Evidence insufficient for antacid treatment in preterm infants
There is limited evidence supporting the use of antacid therapy in preterm infants with gastro-oesophageal reflux disease (GERD), according to a study.
Researchers conducted a systematic review of studies evaluating the efficacy and safety of histamine-2 receptor antagonists, proton pump inhibitors and alginates vs placebo in preterm infants (<37 weeks gestation) with GERD. They identified a total of six studies involving 302 patients.
A meta-analysis could not be performed owing to a lack of studies evaluating the same intervention with the same outcomes. Data showed that omeprazole therapy markedly decreased the oesophageal acid exposure percentage time with pH <4 (p<0.01) but did not alter GERD symptoms. Sodium alginate significantly reduced gastro-oesophageal reflux episodes (p=0.024).
Meanwhile, the combination of metoclopramide and ranitidine appeared counterintuitive, producing a significant increase in GERD symptoms and resulting in more bradycardia episodes compared with placebo.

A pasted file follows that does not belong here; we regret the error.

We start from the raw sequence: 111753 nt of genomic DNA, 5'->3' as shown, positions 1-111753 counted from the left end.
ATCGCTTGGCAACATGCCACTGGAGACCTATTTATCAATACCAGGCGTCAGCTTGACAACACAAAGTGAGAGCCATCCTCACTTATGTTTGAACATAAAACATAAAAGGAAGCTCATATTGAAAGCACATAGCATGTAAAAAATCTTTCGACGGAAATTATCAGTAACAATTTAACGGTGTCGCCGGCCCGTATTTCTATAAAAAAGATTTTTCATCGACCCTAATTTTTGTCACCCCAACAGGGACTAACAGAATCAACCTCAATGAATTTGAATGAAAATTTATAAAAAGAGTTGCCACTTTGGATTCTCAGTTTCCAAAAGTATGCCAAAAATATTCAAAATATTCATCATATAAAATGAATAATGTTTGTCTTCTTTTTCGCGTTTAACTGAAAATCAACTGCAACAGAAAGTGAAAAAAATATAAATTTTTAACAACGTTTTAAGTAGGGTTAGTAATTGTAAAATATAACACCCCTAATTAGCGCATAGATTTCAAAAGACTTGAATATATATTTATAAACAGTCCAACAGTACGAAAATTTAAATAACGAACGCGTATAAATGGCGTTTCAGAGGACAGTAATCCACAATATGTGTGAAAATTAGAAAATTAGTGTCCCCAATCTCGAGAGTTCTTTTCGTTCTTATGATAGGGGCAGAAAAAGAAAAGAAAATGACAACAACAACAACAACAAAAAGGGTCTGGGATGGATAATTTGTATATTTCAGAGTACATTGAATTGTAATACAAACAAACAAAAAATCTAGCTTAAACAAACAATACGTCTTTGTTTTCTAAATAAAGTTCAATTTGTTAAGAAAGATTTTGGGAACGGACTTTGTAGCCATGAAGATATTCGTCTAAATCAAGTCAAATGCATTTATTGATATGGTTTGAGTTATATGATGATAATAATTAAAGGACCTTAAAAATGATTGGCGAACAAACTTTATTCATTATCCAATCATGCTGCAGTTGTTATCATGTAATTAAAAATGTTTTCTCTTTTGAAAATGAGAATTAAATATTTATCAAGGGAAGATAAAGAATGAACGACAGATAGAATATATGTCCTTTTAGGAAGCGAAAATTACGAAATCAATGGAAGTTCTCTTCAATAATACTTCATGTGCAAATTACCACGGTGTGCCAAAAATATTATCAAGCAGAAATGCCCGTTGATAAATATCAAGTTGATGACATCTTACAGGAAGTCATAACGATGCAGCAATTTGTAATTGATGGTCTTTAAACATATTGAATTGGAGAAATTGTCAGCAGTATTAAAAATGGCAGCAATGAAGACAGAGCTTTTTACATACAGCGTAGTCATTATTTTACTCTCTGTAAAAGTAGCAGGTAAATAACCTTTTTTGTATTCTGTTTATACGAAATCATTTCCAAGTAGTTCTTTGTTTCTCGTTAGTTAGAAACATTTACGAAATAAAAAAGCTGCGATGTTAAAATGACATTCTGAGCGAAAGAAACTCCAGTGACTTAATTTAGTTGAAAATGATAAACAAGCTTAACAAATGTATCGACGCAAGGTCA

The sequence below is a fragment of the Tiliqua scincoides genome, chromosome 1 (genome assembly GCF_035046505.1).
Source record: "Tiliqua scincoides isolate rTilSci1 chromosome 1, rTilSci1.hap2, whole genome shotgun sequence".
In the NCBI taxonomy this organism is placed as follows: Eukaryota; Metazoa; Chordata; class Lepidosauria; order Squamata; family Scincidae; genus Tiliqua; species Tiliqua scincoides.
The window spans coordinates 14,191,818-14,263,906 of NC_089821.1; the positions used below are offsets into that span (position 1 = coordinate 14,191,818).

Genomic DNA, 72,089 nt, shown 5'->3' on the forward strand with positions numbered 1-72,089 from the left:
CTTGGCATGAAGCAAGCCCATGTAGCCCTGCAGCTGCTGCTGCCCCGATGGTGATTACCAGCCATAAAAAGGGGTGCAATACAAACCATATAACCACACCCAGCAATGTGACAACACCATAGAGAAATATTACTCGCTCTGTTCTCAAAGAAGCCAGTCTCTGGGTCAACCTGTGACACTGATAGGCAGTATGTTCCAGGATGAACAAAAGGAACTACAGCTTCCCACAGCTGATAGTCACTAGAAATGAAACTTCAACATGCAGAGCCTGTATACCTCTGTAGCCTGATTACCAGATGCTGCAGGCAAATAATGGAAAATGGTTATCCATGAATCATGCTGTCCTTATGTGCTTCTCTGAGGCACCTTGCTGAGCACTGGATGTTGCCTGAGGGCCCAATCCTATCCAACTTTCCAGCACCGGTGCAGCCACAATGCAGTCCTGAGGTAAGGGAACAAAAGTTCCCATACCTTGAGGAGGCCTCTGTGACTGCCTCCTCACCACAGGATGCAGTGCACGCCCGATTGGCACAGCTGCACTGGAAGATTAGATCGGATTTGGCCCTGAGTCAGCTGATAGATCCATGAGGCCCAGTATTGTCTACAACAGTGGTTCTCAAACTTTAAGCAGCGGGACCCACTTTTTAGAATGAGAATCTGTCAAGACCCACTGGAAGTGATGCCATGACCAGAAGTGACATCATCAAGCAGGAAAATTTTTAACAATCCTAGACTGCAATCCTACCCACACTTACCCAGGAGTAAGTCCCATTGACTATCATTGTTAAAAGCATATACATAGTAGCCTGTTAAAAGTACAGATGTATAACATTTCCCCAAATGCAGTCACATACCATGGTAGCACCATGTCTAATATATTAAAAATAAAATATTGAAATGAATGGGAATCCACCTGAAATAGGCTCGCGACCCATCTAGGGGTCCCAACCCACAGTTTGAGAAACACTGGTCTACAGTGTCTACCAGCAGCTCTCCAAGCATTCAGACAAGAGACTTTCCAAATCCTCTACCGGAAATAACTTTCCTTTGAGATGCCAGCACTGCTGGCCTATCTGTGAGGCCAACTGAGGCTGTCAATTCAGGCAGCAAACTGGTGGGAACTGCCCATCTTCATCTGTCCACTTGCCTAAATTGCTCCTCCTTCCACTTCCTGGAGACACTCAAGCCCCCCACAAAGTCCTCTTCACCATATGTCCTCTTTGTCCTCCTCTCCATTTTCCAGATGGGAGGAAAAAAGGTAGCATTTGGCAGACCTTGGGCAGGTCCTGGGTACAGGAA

No significant results were found for treatment with esomeprazole or lansoprazole vs placebo.
The studies included were heterogeneous with respect to design, study characteristics such as age of participants, and interventions considered for the treatment of GERD. Moreover, sample sizes were small. These factors limit the conclusions that can be drawn from the present review, as well as highlight the gaps in the evidence, researchers said.
As more studies are required to further examine the use of antacids in preterm infants with GERD, caution should be taken when administering these drugs, they added.